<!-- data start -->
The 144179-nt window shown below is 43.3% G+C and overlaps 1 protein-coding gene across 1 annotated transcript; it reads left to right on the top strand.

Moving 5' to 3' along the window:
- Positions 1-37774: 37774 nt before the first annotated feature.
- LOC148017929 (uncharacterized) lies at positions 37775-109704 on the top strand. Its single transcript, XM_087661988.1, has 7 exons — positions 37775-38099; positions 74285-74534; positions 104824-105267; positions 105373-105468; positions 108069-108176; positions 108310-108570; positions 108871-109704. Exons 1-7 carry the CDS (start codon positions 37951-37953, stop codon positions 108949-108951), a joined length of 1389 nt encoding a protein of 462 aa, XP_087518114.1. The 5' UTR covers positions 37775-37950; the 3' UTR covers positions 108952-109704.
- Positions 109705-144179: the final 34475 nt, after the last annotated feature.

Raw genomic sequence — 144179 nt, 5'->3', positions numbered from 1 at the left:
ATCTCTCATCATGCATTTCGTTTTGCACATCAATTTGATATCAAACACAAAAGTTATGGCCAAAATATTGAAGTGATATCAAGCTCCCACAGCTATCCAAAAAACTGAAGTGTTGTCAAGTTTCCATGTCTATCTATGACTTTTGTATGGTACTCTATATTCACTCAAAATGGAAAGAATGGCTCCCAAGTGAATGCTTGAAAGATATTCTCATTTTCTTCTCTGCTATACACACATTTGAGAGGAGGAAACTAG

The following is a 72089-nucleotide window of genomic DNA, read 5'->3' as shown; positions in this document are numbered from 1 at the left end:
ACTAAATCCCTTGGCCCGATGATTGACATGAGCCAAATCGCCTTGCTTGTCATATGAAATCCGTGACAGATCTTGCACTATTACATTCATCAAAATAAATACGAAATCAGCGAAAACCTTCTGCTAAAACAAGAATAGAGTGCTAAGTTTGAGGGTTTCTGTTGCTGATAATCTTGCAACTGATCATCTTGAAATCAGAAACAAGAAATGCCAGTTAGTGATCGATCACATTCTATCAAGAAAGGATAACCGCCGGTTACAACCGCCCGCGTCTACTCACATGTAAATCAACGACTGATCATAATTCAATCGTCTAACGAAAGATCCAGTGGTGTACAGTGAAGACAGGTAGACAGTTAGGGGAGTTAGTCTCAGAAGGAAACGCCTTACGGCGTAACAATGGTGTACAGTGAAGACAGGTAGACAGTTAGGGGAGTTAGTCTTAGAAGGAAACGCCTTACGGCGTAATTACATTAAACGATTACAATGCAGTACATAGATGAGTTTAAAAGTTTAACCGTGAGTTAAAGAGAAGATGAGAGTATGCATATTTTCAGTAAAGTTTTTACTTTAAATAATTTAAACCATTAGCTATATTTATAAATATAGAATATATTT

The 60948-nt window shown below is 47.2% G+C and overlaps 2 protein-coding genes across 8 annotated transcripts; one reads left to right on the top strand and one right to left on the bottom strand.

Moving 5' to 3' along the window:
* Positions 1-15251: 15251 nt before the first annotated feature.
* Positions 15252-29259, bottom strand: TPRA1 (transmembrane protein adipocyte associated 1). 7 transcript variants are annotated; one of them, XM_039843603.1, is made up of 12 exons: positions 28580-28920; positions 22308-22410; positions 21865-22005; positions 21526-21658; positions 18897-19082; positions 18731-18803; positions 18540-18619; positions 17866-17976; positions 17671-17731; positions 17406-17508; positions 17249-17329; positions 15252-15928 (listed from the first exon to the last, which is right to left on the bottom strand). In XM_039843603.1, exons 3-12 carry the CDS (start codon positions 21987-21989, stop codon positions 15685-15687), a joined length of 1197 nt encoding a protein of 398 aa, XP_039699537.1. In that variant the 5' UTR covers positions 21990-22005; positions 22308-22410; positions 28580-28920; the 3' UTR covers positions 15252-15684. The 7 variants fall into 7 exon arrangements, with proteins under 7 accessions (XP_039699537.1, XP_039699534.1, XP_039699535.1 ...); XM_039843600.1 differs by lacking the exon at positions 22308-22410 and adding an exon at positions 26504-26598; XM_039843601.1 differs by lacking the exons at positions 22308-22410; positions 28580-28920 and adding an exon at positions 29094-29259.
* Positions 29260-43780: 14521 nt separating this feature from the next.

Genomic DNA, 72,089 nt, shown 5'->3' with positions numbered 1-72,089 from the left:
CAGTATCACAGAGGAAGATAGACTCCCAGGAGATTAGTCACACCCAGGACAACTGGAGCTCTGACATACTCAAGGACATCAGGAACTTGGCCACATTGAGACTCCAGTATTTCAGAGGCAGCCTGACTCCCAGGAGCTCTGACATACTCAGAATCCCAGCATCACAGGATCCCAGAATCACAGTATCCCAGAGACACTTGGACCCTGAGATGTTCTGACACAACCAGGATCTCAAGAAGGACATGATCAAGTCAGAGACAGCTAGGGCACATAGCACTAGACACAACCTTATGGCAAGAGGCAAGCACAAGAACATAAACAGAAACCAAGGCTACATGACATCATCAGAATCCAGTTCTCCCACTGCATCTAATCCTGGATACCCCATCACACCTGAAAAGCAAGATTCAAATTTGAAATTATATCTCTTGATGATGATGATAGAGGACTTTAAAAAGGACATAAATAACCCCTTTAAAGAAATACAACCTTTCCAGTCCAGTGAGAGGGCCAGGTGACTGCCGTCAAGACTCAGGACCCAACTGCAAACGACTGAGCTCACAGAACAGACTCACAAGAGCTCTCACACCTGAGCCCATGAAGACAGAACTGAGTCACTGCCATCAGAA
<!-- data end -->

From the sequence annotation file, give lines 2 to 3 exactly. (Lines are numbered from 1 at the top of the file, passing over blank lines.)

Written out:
Moving 5' to 3' along the window:
- Positions 1-37774: 37774 nt before the first annotated feature.